Sisters Lydia (known as Kath) and Esther (known as Wynne) King, daughters of Orange Municipal Council Alderman Henry King and his wife Lydia, were among the first nurses to volunteer for war service. Kath had trained at Prince Alfred Hospital in Sydney and was aged 28 when she enlisted towards the end of 1914. Sailing from Sydney on the Kyarra, she arrived in Egypt in mid-January 1915 and commenced work in the No 2 General Hospital in Cairo. As the date for the planned invasion of Gallipoli neared, Kath was sent aboard the hospital ship Sicilia to prepare for mass casualties and on 25 April, was inundated with severely wounded men. That night she wrote in her diary:
At 1.30am received forty-six wounded, mostly badly. Dreadful wounds. And nearly all were soaking wet, their clothes sticking into their wounds. It was just dreadful. We got them undressed, their wounds attended to, made them warm and gave them hot drinks, then all they wanted was sleep.
The constant work and high number of fatalities took their toll; the physical and mental exhaustion were reflected in Kath’s diary:
I have such a nice boy, too sick to be moved. We have given him subcutaneous saline and everything. Finished loading 6pm and stayed with my patient and instead of dinner I relieved my feelings in my room. My patient died at 10.10pm. My nineteenth death in a fortnight, and such lovely boys. Am just heartily sick of the whole of the war.
In July 1915 Kath was joined in Cairo by her younger sister Wynne, who had trained at Orange District Hospital under Matron Dooly. Wynne stayed in Egypt for some time, nursing wounded soldiers from the Gallipoli campaign in the hospital at Heliopolis. She described a typical day in a letter to her parents in Orange:
We were fearfully busy last night, as 600 patients were brought in by train from Alexandria. I had to pity my special pal. She went down to look at the casualty list on arrival and found her brother’s name there, he having died a fortnight before from wounds received … Most of our work consists of dressing bullet and shrapnel wounds, doing it from daylight till dawn.
In Egypt Kath had been working with a fellow nurse from Prince Alfred Hospital, Ursula Carter. She became friendly with Ursula’s brother, Captain Gordon Carter, who was serving in the eastern Mediterranean. Captain Carter suffered shell-shock in May, followed by a severe bout of exhaustion and was sent to No 1 General Hospital in Cairo for ten weeks’ sick leave.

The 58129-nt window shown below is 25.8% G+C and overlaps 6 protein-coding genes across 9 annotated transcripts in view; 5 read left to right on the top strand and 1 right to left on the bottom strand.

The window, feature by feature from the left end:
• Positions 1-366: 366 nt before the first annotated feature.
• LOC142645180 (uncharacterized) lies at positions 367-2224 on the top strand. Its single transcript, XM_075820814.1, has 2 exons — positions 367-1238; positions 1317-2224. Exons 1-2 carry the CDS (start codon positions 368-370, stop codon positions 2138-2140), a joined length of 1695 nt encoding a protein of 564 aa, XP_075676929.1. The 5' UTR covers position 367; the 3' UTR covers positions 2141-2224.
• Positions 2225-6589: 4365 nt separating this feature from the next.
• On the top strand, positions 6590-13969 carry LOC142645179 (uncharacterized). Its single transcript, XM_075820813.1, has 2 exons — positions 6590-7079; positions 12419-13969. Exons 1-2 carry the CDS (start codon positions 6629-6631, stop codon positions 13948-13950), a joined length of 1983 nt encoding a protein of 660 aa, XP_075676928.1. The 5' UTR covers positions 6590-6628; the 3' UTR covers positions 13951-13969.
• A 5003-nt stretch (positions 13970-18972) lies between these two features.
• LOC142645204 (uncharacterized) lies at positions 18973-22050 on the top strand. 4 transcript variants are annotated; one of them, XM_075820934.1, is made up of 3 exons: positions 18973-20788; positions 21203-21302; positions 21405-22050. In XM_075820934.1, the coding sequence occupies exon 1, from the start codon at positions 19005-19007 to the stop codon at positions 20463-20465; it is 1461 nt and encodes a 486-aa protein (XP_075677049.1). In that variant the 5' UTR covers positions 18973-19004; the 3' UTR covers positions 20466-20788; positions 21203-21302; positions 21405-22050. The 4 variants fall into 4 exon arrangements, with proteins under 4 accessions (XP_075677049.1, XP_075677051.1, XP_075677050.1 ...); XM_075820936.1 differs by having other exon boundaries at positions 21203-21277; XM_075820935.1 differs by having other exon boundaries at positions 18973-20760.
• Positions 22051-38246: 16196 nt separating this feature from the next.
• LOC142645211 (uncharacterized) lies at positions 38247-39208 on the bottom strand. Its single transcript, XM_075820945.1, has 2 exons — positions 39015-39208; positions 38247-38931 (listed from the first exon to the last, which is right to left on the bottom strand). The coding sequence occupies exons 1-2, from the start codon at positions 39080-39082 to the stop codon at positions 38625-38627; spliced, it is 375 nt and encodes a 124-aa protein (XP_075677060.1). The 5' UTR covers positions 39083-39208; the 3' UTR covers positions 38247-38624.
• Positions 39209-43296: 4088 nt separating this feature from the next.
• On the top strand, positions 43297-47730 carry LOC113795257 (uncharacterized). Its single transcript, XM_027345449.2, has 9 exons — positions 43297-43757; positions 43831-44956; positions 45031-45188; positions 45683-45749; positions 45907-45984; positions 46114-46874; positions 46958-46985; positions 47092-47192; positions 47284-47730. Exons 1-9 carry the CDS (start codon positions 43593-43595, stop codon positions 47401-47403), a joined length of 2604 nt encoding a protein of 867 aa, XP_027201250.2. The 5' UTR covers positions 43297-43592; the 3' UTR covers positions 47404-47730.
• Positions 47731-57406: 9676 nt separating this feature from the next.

In January 1916 Kath and Wynne sailed on the Ulysses, caring for patients returning to Australia. On their return to Orange the local branch of the Red Cross Society hosted a reception at the Town Hall, which was extravagantly decorated with flags, bunting and pot plants for the occasion. Speeches were made by the Mayor, Alderman Edwin McNeilly, Mrs Hodges, of the Red Cross Society and Mr J M Paul, a probationer at Orange District Hospital.
The nurses spent a hectic 10 days in Orange before travelling to Melbourne and embarking on the Euripides for the voyage back to Egypt. In Cairo Kath resumed her friendship with Gordon Carter and in June they became engaged. A couple of weeks later Carter was sent to France and Kath and Wynne to Netley Hospital near Southampton in England where they tended seriously wounded soldiers. Kath and Gordon were married on 31 January 1917 in the Parish Church at Southall, with Wynne as bridesmaid. Kath’s marriage meant the end of her Army nursing career because married women were forced to resign. However, as her husband was still on active service in France, she remained in England, finding work at Harefield Hospital, where she cared for sick and wounded Australian soldiers. She nursed there for a few months, leaving when expecting their first child. Wynne continued nursing in England and France until June 1918, when she returned to Australia. In 1919 she travelled to India, where she nursed in various British hospitals.
Kath and Wynne’s names appear on the Holy Trinity Church Orange Honour Roll.
* Edwards, Elisabeth 2011, In sickness and in health: how medicine helped shape Orange’s history, Orange City Council, Orange, NSW